In many cases, the appraisal of a range of potential sites or properties will be one of the tasks undertaken through a feasibility study
. In other cases, a feasibility study will assess the viability of a chosen site or property to deliver the project vision and may offer a number of alternate options for a single site.
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If you are looking for possible sites or a building, your best starting point is to really get to know the neighbourhood where you plan to develop your project. You can do this by walking the area to get a sense of the “feel” or sense of place in different areas. Study local transit patterns (above and underground) and how these connect within the neighbourhood, as well as how they connect the neighbourhood to other parts of the city. Engage with the local community
– they will have the local knowledge you need. This can be as simple as chatting to local store owners and meeting with the business improvement area (BIA) team. More formal community engagement
techniques, including cultural mapping
, interviews, community meetings and charrettes
, will also provide the opportunity to solicit local advice and explore community interest in potential sites and buildings. You can also meet with local real estate professionals or engage a professional consultant
to advise you.
Explore Publicly Owned Sites and Properties
Ideally, in order to secure the development of a cultural/creative facility which can provide affordable work space, the property or land will be purchased at low or no cost or leased on a long-term basis for minimal rent. For example, Artscape leases the Artscape Wychwood Barns
for 50 years less a day for $1 a year. This may well be a deciding factor in site selection for your project.
Make contact with all of the public sector land holders with an interest in your chosen areas including the local authority, other tiers of government (in Canada this includes the province or territory, the federal government and the Crown), the local school board(s), local police board, etc., and explore a range of options in your community which may include:
The adaptive reuse of surplus public sector-owned property.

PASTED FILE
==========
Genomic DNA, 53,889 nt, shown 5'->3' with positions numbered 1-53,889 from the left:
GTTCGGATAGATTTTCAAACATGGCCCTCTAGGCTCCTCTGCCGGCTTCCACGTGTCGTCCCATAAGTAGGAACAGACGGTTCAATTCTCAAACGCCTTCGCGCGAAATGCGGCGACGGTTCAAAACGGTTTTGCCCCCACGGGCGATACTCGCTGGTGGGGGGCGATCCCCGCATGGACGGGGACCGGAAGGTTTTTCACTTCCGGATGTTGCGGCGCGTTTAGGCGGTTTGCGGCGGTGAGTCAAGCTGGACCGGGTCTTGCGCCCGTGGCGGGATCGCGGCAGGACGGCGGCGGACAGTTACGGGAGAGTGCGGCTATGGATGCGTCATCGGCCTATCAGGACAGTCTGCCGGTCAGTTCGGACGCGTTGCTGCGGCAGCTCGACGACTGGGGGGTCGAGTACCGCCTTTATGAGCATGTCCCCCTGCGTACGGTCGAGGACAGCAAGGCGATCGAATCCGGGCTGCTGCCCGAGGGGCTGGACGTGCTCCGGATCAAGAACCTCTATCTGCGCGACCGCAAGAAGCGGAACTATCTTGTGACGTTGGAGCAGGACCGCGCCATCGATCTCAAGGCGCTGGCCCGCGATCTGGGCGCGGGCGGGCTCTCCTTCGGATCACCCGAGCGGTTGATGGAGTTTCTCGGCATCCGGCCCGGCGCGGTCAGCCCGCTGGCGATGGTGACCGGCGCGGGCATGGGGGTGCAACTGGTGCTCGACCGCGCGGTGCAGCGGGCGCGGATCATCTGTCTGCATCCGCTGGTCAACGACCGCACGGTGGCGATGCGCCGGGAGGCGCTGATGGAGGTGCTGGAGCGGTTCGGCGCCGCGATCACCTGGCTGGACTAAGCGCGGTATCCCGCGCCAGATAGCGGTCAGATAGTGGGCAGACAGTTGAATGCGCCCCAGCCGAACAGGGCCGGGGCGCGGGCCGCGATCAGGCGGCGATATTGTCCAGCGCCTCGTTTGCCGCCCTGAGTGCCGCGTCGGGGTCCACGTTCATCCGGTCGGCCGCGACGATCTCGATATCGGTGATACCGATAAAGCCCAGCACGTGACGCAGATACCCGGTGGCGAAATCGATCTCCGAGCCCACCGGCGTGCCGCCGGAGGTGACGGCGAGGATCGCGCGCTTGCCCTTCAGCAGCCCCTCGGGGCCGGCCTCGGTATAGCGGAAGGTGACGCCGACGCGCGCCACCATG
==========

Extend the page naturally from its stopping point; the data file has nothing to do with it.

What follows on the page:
The development of a new build facility on a developable surplus public sector site, either as a standalone facility or as part of a mixed-use development.
Ask yourself the following questions as you consider potential sites or properties:
Does the property or site provide sufficient scope to house the project as envisioned?
Does the property or site limit design options?
Would selection of the site or property impact the business case?
Is there a conducive planning/zoning framework in place? In some cases, if the project vision has a focus on particular areas of practice, such as industrial crafts, this requirement may need to be mitigated to accommodate for zoning, public nuisance and safety considerations.
What planning and fiscal incentives are available in the neighbourhood as a result of planning frameworks that might help with project development and operation costs? (To read more about planning tools and incentives see How Can I Use Planning Tools and Incentives?)
Is there likely to be an issue with contaminated land from a previous industrial use? What are the cost implications for remediation?
Have potential development partners with an existing or potential interest in the site been identified?
You might also want to consider if the property or site is:
In a location that strengthens existing creative and cultural businesses, activities and agencies in the local area?
Highly visible, well known and in an area with busy day and evening activity?
Located in a walkable area which is regarded locally as “safe”? Considerations will include quality of street lighting, quality of streetscape, urban design, etc.
Within safe walking distance of major residential and business communities in the neighbourhood?
Close to public transit?
Located in an area considered “uncontested” by the local community as a whole (i.e. taking into account “split” neighbourhoods, turfs, etc.)?
You should also consider questions of safety and accessibility
for both tenants and for users and members of the public. Bear in mind that “sense of safety” and “close to pubic transit” were the two most important neighbourhood characteristics for workspace identified by artists and creative sector freelancers in Artscape’s survey (see Place Matters